Eden Robinson's sequel to Son of a Trickster, Trickster Drift, was released Oct. 2, 2018.(Laughing Red Works, Knopf Canada)
Eden Robinson didn't mean to write a trilogy of novels about trickster, a figure found in many Indigenous mythologies. The Haisla and Heiltsuk author was actually writing "a trashy band council romance" when serendipity intervened.
In her large family they would often sit around after supper and tell stories, many of them involving the "wild and funny" Haisla trickster figure Wee'git, when she noticed the young people were not laughing or getting the context.
"So I wrote a short story putting Wee'git in a modern setting. Then about 50 pages in, I thought well maybe it's a novella. And then when I hit 400 pages, I guess it's a novel," said Robinson, bursting into laughter — a laugh she is known for.
"I had a lot more to say about the son of Wee'git than I was expecting."
The 400 page novel ultimately turned into a trilogy. In 2017, she published the first book, Son of a Trickster, a coming of age story about Jared, a teenager dealing with a broken family, peer pressure, drugs, alcohol and violence. To make matters even more complicated, Jared discovers his father is Wee'git, or trickster, and that his mother is a powerful witch.
"Her gift is hexes. She doesn't really do a lot of hexes because if someone's annoyed her, she would rather throttle them. So her and Jared have this complicated relationship," said Robinson.
The second novel, Trickster Drift, follows a now sober, 17-year-old Jared from Kitamaat to the big city of Vancouver, where he just wants to leave it all behind and go to school. But as the son of a trickster, magic and mayhem are never far away.
"[Wee'git] has about 537 kids… give or take. And Jared is baby boy 321," Robinson explained. "He didn't show up in Jared's life in the hard periods, so when he finally does show up, Jared is not as grateful as Wee'git thinks he should be."
Loss, love and life challenges
While in the midst of writing the trilogy, Robinson faced personal loss and life changing challenges. Her father, Jonny Robinson, was diagnosed with Parkinson's Disease in 1998 and she moved home to Kitamaat Village to care for him in 2003.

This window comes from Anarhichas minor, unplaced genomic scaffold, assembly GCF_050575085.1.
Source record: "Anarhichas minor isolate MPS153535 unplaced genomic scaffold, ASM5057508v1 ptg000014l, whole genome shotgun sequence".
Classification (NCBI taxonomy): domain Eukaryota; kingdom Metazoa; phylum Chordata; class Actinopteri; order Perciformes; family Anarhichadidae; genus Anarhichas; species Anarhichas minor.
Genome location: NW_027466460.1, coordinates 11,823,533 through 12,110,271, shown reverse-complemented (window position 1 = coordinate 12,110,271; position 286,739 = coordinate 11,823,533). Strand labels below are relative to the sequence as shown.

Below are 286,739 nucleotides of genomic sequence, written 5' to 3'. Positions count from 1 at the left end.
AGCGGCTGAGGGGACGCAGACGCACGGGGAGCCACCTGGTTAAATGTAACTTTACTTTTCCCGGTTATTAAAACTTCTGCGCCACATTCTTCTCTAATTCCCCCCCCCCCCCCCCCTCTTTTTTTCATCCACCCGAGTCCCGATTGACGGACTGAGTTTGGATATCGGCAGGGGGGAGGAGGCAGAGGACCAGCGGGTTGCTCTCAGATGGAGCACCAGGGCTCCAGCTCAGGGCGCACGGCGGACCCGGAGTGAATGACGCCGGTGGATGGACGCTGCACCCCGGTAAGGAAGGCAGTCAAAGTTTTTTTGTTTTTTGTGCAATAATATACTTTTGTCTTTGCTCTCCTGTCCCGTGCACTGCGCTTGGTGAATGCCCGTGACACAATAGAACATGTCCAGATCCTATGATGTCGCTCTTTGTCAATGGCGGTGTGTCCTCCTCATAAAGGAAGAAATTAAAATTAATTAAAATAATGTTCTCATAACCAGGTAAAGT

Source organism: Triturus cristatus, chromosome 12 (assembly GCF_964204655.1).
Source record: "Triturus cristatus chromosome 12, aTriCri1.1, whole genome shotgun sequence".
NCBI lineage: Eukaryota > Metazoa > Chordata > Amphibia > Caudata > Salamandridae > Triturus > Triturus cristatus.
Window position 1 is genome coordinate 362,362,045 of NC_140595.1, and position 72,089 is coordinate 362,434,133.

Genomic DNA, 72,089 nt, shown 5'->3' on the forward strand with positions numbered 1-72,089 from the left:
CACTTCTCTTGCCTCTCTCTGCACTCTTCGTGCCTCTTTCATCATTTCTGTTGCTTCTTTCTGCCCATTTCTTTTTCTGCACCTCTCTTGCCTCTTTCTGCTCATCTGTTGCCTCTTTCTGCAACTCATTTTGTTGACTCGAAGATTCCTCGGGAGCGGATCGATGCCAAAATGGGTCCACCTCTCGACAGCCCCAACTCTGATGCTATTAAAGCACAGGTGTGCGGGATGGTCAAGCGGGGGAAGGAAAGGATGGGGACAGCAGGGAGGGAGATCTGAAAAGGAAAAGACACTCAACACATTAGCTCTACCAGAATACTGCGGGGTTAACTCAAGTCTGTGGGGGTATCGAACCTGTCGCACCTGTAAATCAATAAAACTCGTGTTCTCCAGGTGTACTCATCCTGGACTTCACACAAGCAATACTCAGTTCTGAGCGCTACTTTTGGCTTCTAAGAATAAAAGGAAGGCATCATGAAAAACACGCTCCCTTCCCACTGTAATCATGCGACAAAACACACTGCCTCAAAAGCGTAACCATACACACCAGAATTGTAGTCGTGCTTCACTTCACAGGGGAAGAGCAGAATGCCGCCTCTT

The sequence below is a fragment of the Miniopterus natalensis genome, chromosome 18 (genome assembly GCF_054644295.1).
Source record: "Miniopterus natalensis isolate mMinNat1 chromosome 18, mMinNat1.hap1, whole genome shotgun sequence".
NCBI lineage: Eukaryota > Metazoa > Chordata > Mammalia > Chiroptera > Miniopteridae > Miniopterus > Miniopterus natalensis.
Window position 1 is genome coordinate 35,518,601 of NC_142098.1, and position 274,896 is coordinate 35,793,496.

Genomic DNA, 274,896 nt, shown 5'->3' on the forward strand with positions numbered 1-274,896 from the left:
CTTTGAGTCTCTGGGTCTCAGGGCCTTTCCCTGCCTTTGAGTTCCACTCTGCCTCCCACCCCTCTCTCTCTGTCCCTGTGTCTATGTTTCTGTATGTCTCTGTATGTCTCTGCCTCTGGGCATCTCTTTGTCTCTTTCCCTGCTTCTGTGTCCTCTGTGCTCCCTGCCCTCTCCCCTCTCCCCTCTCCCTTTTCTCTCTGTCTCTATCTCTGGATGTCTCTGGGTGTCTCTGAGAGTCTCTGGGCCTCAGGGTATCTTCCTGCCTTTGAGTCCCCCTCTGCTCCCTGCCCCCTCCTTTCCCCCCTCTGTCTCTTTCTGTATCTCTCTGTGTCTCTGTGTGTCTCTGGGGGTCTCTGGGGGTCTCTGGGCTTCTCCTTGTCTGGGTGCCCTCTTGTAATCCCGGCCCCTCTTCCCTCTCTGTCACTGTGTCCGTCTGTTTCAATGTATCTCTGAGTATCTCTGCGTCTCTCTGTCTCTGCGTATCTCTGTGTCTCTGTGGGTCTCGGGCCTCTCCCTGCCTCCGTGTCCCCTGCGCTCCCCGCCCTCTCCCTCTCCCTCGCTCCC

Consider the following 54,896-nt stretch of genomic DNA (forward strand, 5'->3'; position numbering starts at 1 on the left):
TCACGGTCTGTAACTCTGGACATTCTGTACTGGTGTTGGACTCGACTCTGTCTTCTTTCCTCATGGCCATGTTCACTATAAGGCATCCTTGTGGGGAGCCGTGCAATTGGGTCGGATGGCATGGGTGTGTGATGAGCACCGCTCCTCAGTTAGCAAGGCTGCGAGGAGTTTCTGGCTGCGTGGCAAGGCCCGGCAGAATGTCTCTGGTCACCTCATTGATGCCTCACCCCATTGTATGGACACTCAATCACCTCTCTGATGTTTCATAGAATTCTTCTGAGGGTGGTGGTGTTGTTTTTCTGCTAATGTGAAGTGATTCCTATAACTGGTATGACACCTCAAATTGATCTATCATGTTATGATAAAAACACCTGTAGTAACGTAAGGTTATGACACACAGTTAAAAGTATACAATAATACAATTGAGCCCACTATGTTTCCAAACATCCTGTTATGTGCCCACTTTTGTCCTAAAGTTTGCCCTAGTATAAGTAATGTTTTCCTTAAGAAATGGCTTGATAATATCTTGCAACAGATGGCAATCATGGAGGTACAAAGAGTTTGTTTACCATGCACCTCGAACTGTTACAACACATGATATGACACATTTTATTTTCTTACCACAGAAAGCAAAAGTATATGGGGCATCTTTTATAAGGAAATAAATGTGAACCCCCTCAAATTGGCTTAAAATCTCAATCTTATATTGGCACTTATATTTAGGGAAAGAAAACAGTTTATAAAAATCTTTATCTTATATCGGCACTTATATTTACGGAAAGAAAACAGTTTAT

"In the morning, when dad was still healthy, he would come over and we would have coffee," she recalled. "After we had coffee we would go for a drive. So we would drive around and he would tell me stories. They are some of my favourite memories now."
In fact, it was in part her father's humour and love of the supernatural that inspired Robinson to write them into her novels. He was especially fond of stories about B'gwus, or Sasquatch.
Her father passed away October 2017, but Robinson found a way to honour him. In her final book in the trilogy, B'gwus will make an appearance.
Earlier that year, Robinson was struck down with a mysterious illness. At first doctors thought it was fibromyalgia but it turned out to be polymyalgia rheumatica, an inflammatory disorder "usually seen in women in their 80s," said Robinson.
The illness makes writing difficult — sometimes impossible — but Robinson said she's determined to work through the pain. When she gets really stiff, she writes in the chair lift she bought for her father.
"It's just become one of my favourite places in my apartment," she said.
Through it all, of course, she has maintained her sense of humour and focus.
"I have a very obsessive personality. So once I get rolling on something, it's like a form of meditation," said Robinson.
Robinson is working on the third instalment of the trilogy, to be titled The Return of the Trickster or The Trickster Returns.
But when she wraps up the trilogy, she has plans of what she wants to get back to. "My trashy band council romance," she said with her famous laugh.
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